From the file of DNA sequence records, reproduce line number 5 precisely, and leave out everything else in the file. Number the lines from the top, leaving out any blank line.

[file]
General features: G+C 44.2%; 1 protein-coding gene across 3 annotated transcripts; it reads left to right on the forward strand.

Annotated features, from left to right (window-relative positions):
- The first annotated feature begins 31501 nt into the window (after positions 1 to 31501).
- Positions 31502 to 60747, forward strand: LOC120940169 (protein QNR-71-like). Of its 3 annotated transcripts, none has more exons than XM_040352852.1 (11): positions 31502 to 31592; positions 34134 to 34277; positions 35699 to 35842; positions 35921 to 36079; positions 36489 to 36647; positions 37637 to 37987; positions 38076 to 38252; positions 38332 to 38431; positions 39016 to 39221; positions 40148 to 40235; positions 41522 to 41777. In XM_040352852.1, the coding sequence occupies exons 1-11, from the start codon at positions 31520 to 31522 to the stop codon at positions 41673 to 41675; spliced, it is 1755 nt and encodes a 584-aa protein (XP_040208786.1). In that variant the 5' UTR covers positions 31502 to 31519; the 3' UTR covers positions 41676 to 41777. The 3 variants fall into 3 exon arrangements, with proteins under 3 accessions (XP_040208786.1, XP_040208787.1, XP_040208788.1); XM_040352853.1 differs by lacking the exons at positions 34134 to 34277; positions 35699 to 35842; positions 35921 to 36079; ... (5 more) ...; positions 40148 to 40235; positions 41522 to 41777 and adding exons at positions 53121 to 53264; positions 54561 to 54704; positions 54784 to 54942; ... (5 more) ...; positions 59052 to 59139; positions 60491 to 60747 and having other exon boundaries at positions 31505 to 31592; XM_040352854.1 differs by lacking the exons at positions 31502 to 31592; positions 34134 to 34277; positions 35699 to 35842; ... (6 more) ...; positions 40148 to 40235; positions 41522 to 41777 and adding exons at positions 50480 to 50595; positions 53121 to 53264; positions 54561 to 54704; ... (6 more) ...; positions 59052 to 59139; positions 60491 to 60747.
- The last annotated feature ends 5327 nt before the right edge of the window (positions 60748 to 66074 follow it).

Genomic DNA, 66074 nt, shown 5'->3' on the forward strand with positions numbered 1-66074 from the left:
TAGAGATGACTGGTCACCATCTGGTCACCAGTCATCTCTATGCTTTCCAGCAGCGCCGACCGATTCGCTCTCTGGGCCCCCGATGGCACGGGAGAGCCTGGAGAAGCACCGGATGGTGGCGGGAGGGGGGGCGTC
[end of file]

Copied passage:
- The last annotated feature ends 5327 nt before the right edge of the window (positions 60748 to 66074 follow it).